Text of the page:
Key loses plot under election pressure

Written By: - Date published: 8:23 am, November 18th, 2011 - 64 comments
Categories: accountability, democracy under attack, election 2011, john key, leadership, Media, national, newspapers, radio, tv - Tags: ,

The problem with a presidential campaign strategy is that when you put all your bets on one pony, there’s not a lot of room for error. If that pony goes lame, or if it’s a one trick pony and the trick stops working, you’re in the crap.

John Key has a history of choking under pressure, but this time, calling on the police to raid the premises of our national broadcasters TVNZ and RNZ, and our major privately owned newspapers – he’s cracked under the pressure of the campaign and the spectre of losing it all. There’ll be no knighthood if Key becomes the first National PM to lose after just one term.

How can it be considered prudent to declare war on the media barely a week out from a general election when you’re in the lead? How can it be considered prudent to one minute say you’re relaxed about the content of a conversation an you have nothing to hide, then the next minute have police raid media offices to sieze all evidence of that conversation?

It seems to me that the PM is going to pieces. Let’s hope he has a nice peaceful weekend to get a bit of much needed rest.

hattip: William Joyce

64 comments on “Key loses plot under election pressure”

  1. Craig Glen Eden 1

    John Key’s persona was always just a media construct and now that the media have been shat on they look stupid, the media publishing every little photo op will stop and the real Mr Donkey is exposed, it was always going to happen. But I have to admit it took way longer than I thought it would.

    • Fermionic Interference 1.1

      The question is:
      Is it to late for our media to give the country a fair and unbiased opportunity to judge upon whom they vote in this upcoming election?

    • ron 1.2

      Very well put. “journalists” like garner and espiner look pretty f*#king stupid, now.

      • Jim Nald 1.2.1

        After our assets are sold, voters especially the 99% will look and feel pretty f*#king stupid.

  2. Tom Gould 2

    Interesting to see the real John Key roadshow on TV last night, Campbell Live I think? Never before have I seen the truth of the famous ‘Key charm’ honestly displayed, where ordinary people had nothing to say to him, and long awkward silences as he struggled to find something to say to them, and only the Tory glee club clapping and cheering? For the last 4 years, all we have seen is what has now been revealed to be carefully managed and edited staged celebrity publicity. No wonder the guy is on 50 plus percent? Brand Key is a totally artificial construct. As is he by the looks?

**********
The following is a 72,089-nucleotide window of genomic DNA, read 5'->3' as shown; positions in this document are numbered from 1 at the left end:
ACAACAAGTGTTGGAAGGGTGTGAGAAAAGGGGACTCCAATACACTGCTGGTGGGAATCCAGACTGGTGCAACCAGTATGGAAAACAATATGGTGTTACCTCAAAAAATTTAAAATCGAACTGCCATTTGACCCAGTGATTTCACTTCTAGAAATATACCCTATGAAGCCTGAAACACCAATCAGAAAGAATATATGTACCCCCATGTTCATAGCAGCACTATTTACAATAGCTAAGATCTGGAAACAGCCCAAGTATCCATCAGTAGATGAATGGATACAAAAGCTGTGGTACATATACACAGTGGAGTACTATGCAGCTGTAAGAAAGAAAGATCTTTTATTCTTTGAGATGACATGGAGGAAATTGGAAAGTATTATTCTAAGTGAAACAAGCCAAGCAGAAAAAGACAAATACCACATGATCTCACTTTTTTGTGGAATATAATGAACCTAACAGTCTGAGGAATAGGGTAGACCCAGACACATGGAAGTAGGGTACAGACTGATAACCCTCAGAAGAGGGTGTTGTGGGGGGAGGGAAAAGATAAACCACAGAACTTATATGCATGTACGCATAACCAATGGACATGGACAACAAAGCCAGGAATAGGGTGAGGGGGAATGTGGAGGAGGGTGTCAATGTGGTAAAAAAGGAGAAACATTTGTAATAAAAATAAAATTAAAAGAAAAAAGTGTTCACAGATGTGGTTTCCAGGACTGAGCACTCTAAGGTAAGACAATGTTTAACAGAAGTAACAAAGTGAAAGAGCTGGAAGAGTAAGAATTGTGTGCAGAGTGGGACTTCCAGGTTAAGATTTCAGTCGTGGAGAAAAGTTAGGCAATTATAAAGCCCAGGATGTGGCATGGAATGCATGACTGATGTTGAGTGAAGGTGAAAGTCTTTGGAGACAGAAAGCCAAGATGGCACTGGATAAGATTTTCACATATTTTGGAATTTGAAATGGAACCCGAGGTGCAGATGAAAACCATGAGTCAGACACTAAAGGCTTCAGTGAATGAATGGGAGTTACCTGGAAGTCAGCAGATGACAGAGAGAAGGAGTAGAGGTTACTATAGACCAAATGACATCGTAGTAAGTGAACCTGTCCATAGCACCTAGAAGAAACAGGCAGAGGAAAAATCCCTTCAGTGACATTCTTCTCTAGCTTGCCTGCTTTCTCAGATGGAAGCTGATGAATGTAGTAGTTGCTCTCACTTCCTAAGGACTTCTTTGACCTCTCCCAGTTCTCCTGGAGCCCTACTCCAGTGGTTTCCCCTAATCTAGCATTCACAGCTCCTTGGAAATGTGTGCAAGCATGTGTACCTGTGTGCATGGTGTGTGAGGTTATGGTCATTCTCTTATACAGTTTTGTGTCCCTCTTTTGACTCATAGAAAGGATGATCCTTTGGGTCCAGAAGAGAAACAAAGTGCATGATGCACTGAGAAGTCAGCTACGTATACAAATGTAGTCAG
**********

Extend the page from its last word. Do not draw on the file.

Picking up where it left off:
• vto 2.1

      Yep, how telling was it that the factory workers had nothing to say to him. In fact you could almost see them thinking “here’s that prick that has driven down our employment situation”. When people like that don’t get up to greet a person or even say gidday and have looks on their faces like that then you know you are unwelcome.

      It is not surprising Key is starting to appear as not one of us – he holidays at Omaha and Hawaii, lives in Parnell, spent most of his working life outside of NZ, and hob-nobs with the highest flying corporate capitalists who do nothing but push capital around. Has he ever actually particiapated in a part of the economy which contributes to the daily machinations of life?

      He lives on a different planet…

    • Carol 2.2

      Thanks for the tip. It’s here:

      http://www.3news.co.nz/Keys-campaign-trail-gets-messy/tabid/367/articleID/233083/Default.aspx

      It’s all about the superficial construction of Brand Key, the smile wearing thin, the orchestration of rent-a-young-Nat, repeating carefully prepared lines to journos, and the almost invisible nodding man.

      OK, then Mr BranKey, what do you actually want to tell us about policy? And doesn’t Noddy have anything to say about about health?

      • ianmac 2.2.1

        Don’t you love the little people dressed in Blue Key t-shirts, racing from venue to venue to be ready to welcome Key as though they were meeting for the first time. Expect that at any moment they would produce pompoms and dance dainty ra ra ra cheers. A sure vote winner.

      • freedom 2.2.2

        don’t you just want to grab those kids in the blue t-shirts and ask each of them two simple questions. . .

        1. How did John Key make his money, and
        2. How did he become Leader of the National Party?

        i would bet good money they could not answer either one.

        It breaks my heart to see kids used like that, even when it is such a pathetically small number

        • Mutante 2.2.2.1

          Rise of the Blueshirts. Is there anything about this guy that doesn’t make any right thinking person a bit queasy?

          And what’s with the level of support still? I think a great deal of people out there have very little understanding of democracy and are falling into mindless leader worship, which is scary shit.

        • Draco T Bastard 2.2.2.2

          don’t you just want to grab those kids in the blue t-shirts and ask each of them two simple questions. . .

          Didn’t you just love their expressions when it was pointed out that their wasn’t any policy on their shirts?

      • Uturn 2.2.3

        That’s some of the most amusing TV I’ve seen for years. From the point John Campbell discovers a bus has 3 sides (?) it just gets better.

        And we found out National’s Health policy at last: “Health is generally the second most important policy.”